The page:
Wednesday, October 11, 2006

Gentlemen's Clubs -- Final Post

Well this is the last of the information on Gentlemen’s Clubs. There were lots more of them, all fascinating to me, but it is time for a change. I must say that some of the less well-known ones will make more exotic locations for novels, so don’t be surprised if you see some of them popping up in my books.

Royal Thames Yacht
, known first as the Cumberland Fleet after the Duke of Cumberland began in 1775 by 'a group of very respectable gentlemen'. It had no club house but met at tea gardens across from Vauxhall.




Their first recorded race was held in July of that year, for a trophy – the first Cumberland Cup – put up by the Duke of Cumberland, younger brother of George III. Seven more annual races were held by the Cumberland Fleet for its members. In those days, these trophies were won outright and became the property of their winners. The original 1775 Cup was destroyed in a fire, but the Cups of 1776, 1777, 1780, 1781 and 1782 have over the years all been traced, recovered and now are displayed in the entrance hall of the present clubhouse of the Cumberland Fleet, the Royal Thames Yacht Club at 60 Knightsbridge, London.
The Yacht Union belonging to Mr. Babtist May, sailing opposite to his house at Hammersmith, 1751.
In 1786 a new trophy – the Vauxhall Cup – was put up for a race 'for any previous winner of a Cumberland Cup, for any yacht owned by a member of the Cumberland Fleet, or for any yacht owned by a gentleman'. This must surely be the world's first Open Meeting. The Cup was presented by one Jonathan Tyers, who had just bought and taken over the Vauxhall Gardens.



The Cumberland Fleet continued to race regularly both above and below London Bridge, continuing to use that name despite the death of its eponymous patron in 1790. Cumberland's nephew, Prince William Duke of Clarence, took over as Patron. With the hiatus in activities in Cork, the Cumberland Fleet was the only yacht racing body in the country – and thus probably the world – active in 1805 when Nelson won his great victory at Trafalgar.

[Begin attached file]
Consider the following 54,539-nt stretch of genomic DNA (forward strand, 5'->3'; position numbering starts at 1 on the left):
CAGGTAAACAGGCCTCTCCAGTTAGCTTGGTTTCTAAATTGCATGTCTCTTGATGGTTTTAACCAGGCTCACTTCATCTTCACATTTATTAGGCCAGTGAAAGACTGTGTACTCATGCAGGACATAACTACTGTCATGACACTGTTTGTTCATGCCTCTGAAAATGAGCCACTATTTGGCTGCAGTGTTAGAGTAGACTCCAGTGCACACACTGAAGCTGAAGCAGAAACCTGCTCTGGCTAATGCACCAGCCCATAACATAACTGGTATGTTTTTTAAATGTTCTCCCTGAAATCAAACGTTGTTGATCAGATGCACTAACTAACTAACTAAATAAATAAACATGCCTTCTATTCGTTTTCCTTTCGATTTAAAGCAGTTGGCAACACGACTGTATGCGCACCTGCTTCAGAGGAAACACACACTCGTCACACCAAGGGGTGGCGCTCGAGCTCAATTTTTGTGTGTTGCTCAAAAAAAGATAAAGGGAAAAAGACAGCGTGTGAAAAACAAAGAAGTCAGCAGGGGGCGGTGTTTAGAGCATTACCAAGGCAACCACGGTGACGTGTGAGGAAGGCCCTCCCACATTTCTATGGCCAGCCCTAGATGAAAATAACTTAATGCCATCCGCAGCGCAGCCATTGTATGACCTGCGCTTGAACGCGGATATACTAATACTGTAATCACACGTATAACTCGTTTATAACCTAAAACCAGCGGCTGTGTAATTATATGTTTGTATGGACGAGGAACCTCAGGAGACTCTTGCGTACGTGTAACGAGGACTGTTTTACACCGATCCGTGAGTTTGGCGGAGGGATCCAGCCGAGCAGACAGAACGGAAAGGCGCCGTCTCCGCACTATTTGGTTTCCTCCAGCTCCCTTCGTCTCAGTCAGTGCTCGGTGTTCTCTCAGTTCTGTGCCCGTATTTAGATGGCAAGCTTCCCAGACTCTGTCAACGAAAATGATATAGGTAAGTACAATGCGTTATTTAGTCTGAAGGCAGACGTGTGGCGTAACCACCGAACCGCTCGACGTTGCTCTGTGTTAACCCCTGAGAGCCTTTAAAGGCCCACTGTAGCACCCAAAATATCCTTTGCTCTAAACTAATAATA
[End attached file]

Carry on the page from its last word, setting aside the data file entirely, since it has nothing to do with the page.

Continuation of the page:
In 1811 Arthur's was formed from Arthur's chocolate house 69 St James Street in this impressive building. It was primarily used by country gentlemen.

One rather odd club I thought was The Beefsteak Club Aristocracy and the arts. It was a dining club.There were 24 members and not even the Prince of Wales (Prinny) could get in until a member died or resigned. They dined at 2:00 every Saturday between November and June. Blue coats and bluff waistcoats. Met at Covent Garden theatre among other places. In 1808 dinner was moved to 4. It did not move to 6 until 1833.

And then there were the hells. Boozing kens (that is Regency speak or cant) that attracted the lowest and the highest. Usually young gentlemen with too much time and too much money. In one description I read many of these were located in Covent Garden and young inexperienced young men would be found naked and all their money gone by farmers and their wives coming to market early in the morning.

Now who still longs for the “good old days”?

I think I’m going to do some fashion for a couple of weeks, just for fun.
Happy rambling.